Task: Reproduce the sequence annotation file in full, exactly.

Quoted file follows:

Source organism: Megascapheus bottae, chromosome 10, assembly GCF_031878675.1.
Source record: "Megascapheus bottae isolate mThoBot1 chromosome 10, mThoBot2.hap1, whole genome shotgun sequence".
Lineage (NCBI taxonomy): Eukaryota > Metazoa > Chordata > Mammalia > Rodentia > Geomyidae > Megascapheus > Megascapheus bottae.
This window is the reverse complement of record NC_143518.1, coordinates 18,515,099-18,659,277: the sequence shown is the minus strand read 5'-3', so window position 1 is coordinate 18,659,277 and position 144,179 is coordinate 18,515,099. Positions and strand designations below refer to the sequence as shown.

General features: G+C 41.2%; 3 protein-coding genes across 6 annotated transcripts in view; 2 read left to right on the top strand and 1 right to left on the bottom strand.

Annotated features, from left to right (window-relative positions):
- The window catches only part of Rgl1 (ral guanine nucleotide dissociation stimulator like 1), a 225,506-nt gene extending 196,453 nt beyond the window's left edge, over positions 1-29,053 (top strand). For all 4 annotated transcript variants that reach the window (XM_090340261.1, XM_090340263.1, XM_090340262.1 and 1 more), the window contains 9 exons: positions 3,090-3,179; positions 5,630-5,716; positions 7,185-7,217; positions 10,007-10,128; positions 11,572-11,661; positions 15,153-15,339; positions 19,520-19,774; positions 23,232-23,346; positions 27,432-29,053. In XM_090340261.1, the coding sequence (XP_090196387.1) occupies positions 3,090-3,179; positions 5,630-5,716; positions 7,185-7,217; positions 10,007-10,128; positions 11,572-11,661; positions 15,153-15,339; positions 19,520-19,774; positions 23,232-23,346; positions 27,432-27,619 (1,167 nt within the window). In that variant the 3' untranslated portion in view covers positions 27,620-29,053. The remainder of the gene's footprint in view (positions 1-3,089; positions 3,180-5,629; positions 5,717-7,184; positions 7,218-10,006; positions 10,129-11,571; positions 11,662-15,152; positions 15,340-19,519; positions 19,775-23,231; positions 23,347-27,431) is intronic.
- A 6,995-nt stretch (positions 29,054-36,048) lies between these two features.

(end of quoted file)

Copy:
Source organism: Megascapheus bottae, chromosome 10, assembly GCF_031878675.1.
Source record: "Megascapheus bottae isolate mThoBot1 chromosome 10, mThoBot2.hap1, whole genome shotgun sequence".
Lineage (NCBI taxonomy): Eukaryota > Metazoa > Chordata > Mammalia > Rodentia > Geomyidae > Megascapheus > Megascapheus bottae.
This window is the reverse complement of record NC_143518.1, coordinates 18,515,099-18,659,277: the sequence shown is the minus strand read 5'-3', so window position 1 is coordinate 18,659,277 and position 144,179 is coordinate 18,515,099. Positions and strand designations below refer to the sequence as shown.

General features: G+C 41.2%; 3 protein-coding genes across 6 annotated transcripts in view; 2 read left to right on the top strand and 1 right to left on the bottom strand.

Annotated features, from left to right (window-relative positions):
- The window catches only part of Rgl1 (ral guanine nucleotide dissociation stimulator like 1), a 225,506-nt gene extending 196,453 nt beyond the window's left edge, over positions 1-29,053 (top strand). For all 4 annotated transcript variants that reach the window (XM_090340261.1, XM_090340263.1, XM_090340262.1 and 1 more), the window contains 9 exons: positions 3,090-3,179; positions 5,630-5,716; positions 7,185-7,217; positions 10,007-10,128; positions 11,572-11,661; positions 15,153-15,339; positions 19,520-19,774; positions 23,232-23,346; positions 27,432-29,053. In XM_090340261.1, the coding sequence (XP_090196387.1) occupies positions 3,090-3,179; positions 5,630-5,716; positions 7,185-7,217; positions 10,007-10,128; positions 11,572-11,661; positions 15,153-15,339; positions 19,520-19,774; positions 23,232-23,346; positions 27,432-27,619 (1,167 nt within the window). In that variant the 3' untranslated portion in view covers positions 27,620-29,053. The remainder of the gene's footprint in view (positions 1-3,089; positions 3,180-5,629; positions 5,717-7,184; positions 7,218-10,006; positions 10,129-11,571; positions 11,662-15,152; positions 15,340-19,519; positions 19,775-23,231; positions 23,347-27,431) is intronic.
- A 6,995-nt stretch (positions 29,054-36,048) lies between these two features.